Writerly Roundup: interview, reviews, group

writerly places, a cobbled street with flowers
A rather distracting cobbled street in Aberdeen. It features here and here.

I get easily distracted by the places and things that I write about here and forget to mention other writerly bits and pieces of note in some posts. So here goes!

Interview

I recently did an interview with the lovely Tonya Ulynn Brown on her blog The Rose and the Thistle here. Tonya’s review of THE MERMAID AND THE BEAR came out while I was in hospital last year and it really cheered me up. I tweeted about it from my bed very early in the morning, having finally worked out how to use the WiFi. I remember the scene so clearly: the dimmed light in the ward, the wall clock with its strange night and day depiction, the quiet padding about of nurses, and the prick of the blood sugar checking device. At least I had performed some worthwhile task from my bed. I was almost working! A man instantly tweeted back to me that I was being too ‘self congratulatory’ in mentioning the review. And that only encouraged me…

In the interview I ask such questions as: Is it really good enough? Is it, in fact, bilge? Or nonsense? Or the worst thing that has ever been written in the whole history of the world? 

And dispense advice like: Don’t let other people tear you down and tell you you’re doing it wrong. People have strange agendas when it comes to the writing of others. Do your own thing. Go your own way.

See the whole interview here.

writerly times: sunlight by a mausoleum
Sunlight peers round the corner of the Duff House Mausoleum

The second writerly thing: reviews

There’s been quite a few. Two of the most recent for FIREFLIES AND CHOCOLATE are from Elisabeth on the writer’s tip jar site Kofi here. I found her mention of language very interesting.

And then over on Goodreads, this one from Alex came in yesterday. “I was moved and shocked by what I read but also took solace from the portrayal of genuine historic figures in the book such as the vile Alexander Young and the decent Benjamin Lay, Peter Williamson and Benjamin Franklin whose kindness and determination make a difference to those reduced to the status of chattels.”

cobbles or cassies
Ah, those cobbles, or cassies as they are up here. See yet more of them.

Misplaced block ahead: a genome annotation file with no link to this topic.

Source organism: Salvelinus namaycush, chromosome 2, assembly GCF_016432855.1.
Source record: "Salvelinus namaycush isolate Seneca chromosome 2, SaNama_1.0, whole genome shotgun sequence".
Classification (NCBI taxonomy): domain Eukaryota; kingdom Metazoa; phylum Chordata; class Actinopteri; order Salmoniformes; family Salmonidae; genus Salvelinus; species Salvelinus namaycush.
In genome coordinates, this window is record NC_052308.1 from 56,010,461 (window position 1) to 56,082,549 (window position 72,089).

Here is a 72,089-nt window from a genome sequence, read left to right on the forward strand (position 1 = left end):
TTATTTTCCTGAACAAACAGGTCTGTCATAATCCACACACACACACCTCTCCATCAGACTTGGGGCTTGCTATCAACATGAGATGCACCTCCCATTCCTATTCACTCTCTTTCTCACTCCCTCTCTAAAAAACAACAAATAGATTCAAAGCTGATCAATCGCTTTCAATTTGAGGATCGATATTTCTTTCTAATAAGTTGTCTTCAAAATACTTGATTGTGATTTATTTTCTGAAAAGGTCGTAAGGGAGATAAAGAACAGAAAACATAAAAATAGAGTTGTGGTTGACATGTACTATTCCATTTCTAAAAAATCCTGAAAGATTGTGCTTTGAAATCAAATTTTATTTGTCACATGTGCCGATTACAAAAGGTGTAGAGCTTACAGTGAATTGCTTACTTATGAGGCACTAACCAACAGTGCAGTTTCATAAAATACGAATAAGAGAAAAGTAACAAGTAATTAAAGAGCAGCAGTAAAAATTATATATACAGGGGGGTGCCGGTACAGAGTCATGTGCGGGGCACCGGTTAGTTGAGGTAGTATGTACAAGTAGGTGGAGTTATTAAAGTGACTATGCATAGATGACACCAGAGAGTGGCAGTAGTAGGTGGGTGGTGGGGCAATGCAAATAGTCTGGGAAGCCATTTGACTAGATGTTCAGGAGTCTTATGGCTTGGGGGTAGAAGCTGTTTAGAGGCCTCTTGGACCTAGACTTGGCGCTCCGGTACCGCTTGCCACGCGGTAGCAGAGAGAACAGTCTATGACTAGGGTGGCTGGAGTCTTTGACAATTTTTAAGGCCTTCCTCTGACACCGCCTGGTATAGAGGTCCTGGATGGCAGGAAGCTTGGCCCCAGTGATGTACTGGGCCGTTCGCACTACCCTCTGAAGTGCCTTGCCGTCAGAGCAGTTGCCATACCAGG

And the last writerly mention: the group

I’ve started a wee Facebook Group to promote Scottish books. Your own or those you’ve read, fiction or non-fiction, about or set in Scotland or written by a Scottish author. If you’re interested feel free to join here.

writery things: stone circles
Possibly the biggest distraction of all, stone circles. See this one here.

For more cobbled streets and old stones, sign up to the mailing list.

Cover of Ailish Sinclair's 'The Mermaid and the Bear'

Set in a fictional castle in Aberdeenshire, Ailish Sinclair’s debut novel, THE MERMAID AND THE BEAR, blends an often overlooked period of history, the Scottish witchcraft accusations, in particular the 1597 Aberdeen witchcraft panic, with a love story.

Amazon

Waterstones

GoodReads

Fireflies and Chocolate by Ailish Sinclair, out 2021

FIREFLIES AND CHOCOLATE was inspired by the kidnapped children and young people of Aberdeen. The story follows the adventures of Elizabeth Manteith from the castle and her determined efforts to get back home. There’s love. There’s derring-dos on the high seas… And there’s chocolate!

See the publisher’s Press Release here

Amazon 

Waterstones 

Goodreads

13 Replies to “Writerly Roundup: interview, reviews, group”

  1. Are you familiar with the writings of American author and poet Jesse Stuart? He was of Scottish descent, was inspired by the poems of Robert Burns, and visited Scotland on a Guggenheim fellowship, his goal for which was “to study the likeness in literature and folklore” between the Scottish highlanders and their counterparts in the Kentucky mountains. During his stay in Scotland, he worked on five different book projects, including _Beyond_Dark_Hills_. He wrote of his own hill country of Kentucky much as you are doing of Scotland. Because I was a teacher, I enjoyed his two autobiographical works _The_Thread_That_Runs_So_True_ and _To_Teach,_to_Love_. He also wrote a lot of children’s books.

    Best wishes on your continued work!

  2. Opinions and rectums are something we all have and at times it may be difficult to tell the difference. Some people do not mind honest truth (if not immediately, perhaps after the initial sting has subsided), to others anything less than fulsome praise is not enough. I am not overly familiar with current Scottish authors and I do like the ones I am familiar with. To thine own self be true.

  3. It’s never too self-congratulatory to mention a simple fact that something happened and point us to it. Plus, in my opinion, you have a right to feel proud of being featured on a blog or a site for the hard and beautiful work you’ve done. I love hearing about your milestones and successes.
    Also, this is your blog and your place to talk about what interests you. Seems logical to tell how you’re doing, feeling and what’s new with you. I thought that’s what we readers are coming to the site to learn about. 🙂 I’ll enjoy checking out the interview and review when I have a moment. Thanks for linking us to them. Best wishes! -Sheri

  4. Not sure if I qualify for your Facebook Scottish page. I write about the movies. I’ve written books about the making of The Magnificent Seven, The Guns of Navarone and Lawrence of Arabia and about all the westerns of 1969 as well as kind of Hollywood history like a history of film reissues. But I’ve also written about my local town, Paisley – a book about the Glen Cinema Disaster of 1929 in which 71 children died and also about cinema going – Paisley at the Pictures 1950 and its sequel about 1951.

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